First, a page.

Saturday, 8 February 2014

Musing on the Great War

This post isn't really about wargaming.  I'm currently reading 'The War that Ended Peace', by Margaret McMillan.  It's well-written and has gotten me thinking about the Great War, and how it was a real watershed between the world before and the world since - in many ways, there was more profound change in the world as a result of the Great War than from its much bloodier sequel.  This is a generalisation of course, as many of these trends were noticeable before the war, and in some cases the changes took years or even decades after the war to achieve.  But in general, the world before and after the war was profoundly changed.

In politics, the Great War marks the boundary between a time when Europe was the undisputed master of creation to a time when the world outside of Europe demanded attention.  Most noticeably, the USA was a regional player before the war (despite what they wanted the rest of the world to see), but after the war there was no denying the impact of American industrial, military and diplomatic power on the world stage.  Additionally, for the British Empire, the Dominions (and to a lesser extent the Colonies) claimed roles for themselves distinct from the Mother Country - the Canadians through the Canadian Corps and its victories at Vimy, Passchendale and the 100 Days, the Australians and New Zealanders at Gallipoli and also during the 100 Days, the Newfoundlanders at the Somme.  Japan had emerged as a force to be reckoned with during the Russo-Japanese War of 1904-05, but to me that's close enough to roll in with the Great War.

Also in politics, the Great War saw a change in the way European nations were governed.  Prior to the war, the landed aristocracy ruled almost every country in Europe (except France), but by the end of the war, that had changed everywhere (again, except France!).  The German, Austro-Hungarian, Russian and Ottoman Empires all collapsed.  The exercise of power was moved from a small elite to (theoretically, if not in practice) to a much larger franchise representing (again, in theory) the working and middle classes.  Power had been taken away from the hereditary elite that had dominated since mediaeval times, and those wielding power needed to seek the support of the masses in a way not previously seen.  (I know, I'm exaggerating a bit here, but I'm talking about a general trend)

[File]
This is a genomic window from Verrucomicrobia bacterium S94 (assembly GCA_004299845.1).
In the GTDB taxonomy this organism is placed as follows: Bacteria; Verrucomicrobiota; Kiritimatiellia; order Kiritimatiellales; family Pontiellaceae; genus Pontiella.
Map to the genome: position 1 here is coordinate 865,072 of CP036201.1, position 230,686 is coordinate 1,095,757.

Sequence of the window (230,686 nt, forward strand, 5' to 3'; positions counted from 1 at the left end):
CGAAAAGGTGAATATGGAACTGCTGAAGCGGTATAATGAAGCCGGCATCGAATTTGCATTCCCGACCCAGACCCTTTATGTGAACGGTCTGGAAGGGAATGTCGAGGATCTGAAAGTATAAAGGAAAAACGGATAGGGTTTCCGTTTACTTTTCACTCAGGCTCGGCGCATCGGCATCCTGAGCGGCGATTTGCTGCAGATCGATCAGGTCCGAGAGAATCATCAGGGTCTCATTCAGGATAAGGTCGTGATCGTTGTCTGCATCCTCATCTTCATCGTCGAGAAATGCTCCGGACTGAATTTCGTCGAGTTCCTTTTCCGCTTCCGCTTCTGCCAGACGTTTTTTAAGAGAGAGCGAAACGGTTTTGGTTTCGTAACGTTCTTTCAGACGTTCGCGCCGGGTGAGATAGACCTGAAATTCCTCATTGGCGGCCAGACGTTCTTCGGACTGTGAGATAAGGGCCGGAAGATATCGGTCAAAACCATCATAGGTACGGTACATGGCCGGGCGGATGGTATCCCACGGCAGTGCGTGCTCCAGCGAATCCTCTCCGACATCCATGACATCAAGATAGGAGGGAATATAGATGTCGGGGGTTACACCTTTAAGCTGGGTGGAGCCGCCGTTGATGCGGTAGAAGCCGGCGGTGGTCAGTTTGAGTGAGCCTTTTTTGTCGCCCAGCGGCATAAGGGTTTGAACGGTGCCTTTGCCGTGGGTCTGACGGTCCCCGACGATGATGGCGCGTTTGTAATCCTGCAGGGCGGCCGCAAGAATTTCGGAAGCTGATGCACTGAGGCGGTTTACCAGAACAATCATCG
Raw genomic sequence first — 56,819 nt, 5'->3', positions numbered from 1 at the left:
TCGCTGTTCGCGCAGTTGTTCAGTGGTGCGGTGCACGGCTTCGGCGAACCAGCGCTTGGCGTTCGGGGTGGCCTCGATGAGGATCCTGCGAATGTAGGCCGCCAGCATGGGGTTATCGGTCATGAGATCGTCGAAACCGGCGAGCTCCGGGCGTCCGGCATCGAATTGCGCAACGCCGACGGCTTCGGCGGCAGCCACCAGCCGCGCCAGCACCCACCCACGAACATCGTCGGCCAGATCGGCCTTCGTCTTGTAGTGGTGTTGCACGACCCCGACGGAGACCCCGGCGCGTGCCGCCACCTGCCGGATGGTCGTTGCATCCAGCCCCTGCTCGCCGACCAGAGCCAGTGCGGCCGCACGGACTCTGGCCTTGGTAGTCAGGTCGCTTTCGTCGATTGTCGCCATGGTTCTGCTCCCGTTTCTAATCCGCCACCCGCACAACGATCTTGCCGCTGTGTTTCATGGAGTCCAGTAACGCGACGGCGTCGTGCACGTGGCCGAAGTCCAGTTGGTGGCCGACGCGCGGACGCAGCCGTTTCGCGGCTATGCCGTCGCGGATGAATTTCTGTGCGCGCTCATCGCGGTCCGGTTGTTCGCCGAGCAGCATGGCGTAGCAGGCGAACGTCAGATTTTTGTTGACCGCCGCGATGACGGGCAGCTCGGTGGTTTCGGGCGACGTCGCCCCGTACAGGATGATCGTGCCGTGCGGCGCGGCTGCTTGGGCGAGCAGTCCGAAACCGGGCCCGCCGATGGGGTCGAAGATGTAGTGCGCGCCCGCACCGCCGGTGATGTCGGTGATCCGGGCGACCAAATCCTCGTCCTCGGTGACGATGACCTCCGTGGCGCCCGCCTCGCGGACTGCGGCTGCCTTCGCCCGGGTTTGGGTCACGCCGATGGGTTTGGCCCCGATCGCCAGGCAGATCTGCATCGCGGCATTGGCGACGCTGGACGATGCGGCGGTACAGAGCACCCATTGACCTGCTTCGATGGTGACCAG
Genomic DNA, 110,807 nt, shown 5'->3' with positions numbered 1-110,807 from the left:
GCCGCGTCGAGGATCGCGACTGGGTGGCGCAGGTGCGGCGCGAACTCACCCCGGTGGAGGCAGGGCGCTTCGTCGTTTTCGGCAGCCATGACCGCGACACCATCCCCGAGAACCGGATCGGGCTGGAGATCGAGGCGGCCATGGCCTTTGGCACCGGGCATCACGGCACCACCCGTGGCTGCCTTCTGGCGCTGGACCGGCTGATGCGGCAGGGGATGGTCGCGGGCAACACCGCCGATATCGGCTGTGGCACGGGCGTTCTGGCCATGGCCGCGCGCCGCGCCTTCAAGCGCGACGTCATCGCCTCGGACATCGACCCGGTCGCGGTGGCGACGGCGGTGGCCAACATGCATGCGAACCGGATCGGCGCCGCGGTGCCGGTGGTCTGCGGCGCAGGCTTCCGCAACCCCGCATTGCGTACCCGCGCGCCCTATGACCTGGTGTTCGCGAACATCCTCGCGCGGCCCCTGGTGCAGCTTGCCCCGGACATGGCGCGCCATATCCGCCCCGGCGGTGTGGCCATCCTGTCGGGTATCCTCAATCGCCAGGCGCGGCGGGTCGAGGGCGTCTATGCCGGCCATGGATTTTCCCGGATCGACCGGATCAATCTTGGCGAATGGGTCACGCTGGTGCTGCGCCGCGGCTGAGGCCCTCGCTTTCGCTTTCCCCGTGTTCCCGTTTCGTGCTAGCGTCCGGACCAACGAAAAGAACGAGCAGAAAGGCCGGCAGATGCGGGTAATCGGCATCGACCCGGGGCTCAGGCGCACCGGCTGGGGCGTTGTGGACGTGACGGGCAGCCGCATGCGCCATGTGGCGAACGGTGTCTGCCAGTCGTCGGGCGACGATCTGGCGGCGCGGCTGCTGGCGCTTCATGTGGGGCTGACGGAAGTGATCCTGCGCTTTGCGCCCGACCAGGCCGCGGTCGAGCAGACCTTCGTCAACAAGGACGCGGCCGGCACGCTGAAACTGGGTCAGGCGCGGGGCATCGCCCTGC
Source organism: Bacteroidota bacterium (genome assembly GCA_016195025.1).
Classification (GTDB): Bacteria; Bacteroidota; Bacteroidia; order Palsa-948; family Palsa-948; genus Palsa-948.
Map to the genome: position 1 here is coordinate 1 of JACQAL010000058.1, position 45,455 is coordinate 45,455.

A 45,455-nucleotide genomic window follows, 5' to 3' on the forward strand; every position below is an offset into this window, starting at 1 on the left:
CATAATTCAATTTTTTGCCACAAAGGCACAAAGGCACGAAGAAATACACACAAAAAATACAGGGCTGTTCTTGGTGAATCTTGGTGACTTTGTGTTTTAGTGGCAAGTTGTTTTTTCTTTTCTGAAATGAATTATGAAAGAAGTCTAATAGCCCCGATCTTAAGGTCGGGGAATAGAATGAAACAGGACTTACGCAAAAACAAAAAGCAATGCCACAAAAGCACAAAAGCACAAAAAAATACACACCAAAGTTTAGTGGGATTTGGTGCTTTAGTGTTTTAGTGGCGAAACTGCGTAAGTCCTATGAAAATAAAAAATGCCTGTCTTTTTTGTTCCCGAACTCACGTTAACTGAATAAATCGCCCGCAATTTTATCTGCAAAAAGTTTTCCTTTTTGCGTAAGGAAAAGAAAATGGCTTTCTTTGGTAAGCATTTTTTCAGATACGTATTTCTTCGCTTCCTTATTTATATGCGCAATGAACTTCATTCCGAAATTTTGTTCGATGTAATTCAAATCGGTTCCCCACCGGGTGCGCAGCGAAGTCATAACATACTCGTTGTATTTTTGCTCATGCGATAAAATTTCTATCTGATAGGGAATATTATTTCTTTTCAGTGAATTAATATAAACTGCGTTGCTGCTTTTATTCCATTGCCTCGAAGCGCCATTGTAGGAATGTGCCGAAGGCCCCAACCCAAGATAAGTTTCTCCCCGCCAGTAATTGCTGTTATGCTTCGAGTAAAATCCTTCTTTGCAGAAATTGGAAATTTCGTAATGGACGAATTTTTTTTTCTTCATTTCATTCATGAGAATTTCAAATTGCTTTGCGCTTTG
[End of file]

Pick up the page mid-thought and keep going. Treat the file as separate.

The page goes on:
The practice of war changed profoundly as well.  When the armies of Europe marched to war in 1914 almost every soldier was a rifleman.  An infantry battalion would have at most one or two machine guns.  Cavalry still carried lances and expected to use them.  (The British were an exception - as a result of the South African War, they expected their cavalry to be mounted rifles, and were the only major army to equip cavalry with the same rifle as the infantry.  As it happened, the only place the cavalry really got to take on a mobile role was in Palestine.)  Artillery were expected to fire over open sights, so most guns were field pieces.  Air power was almost unheard of.

By the end of the war, the practice of war had changed.  Army organisation had been shifted right down to platoon level - a platoon commander had a variety of weapons under his direct command including light machine guns, mortars, grenades, rifle grenades and more, and could call on support from tanks, aircraft and artillery (if he was lucky).  The principles used by British platoon commanders to attack an enemy strong point (suppress with fire base while maneuver element approaches and engages in close combat) was very similar to the techniques that I learned when I was in the Primary Reserves back in the 90s.

Air power was negligible at the beginning of the war.  By the war's end, there was a recognition of the importance of controlling airspace and there were a variety of aircraft types, such as fighters (to establish air superiority), ground attack, observation, and heavy bombers, that are still to be found today.

At sea, the highly vaunted but hugely expensive battleships and battlecruisers were found to be, for the most part, not terribly useful.  Before and after one major battle (Jutland) the High Seas Fleet and the Grand Fleet spent most of their time in harbour, and the bulk of the war at sea was fought by and against U-boats.

With the centenary of the Great War approaching this summer, it's worth remembering that there was more to the war than the poetry of Wilfred Owen and Siegfried Sassoon.  I've only scratched the surface of what there is to learn, and I'll keep on studying (and gaming, if I can find time) the Great War.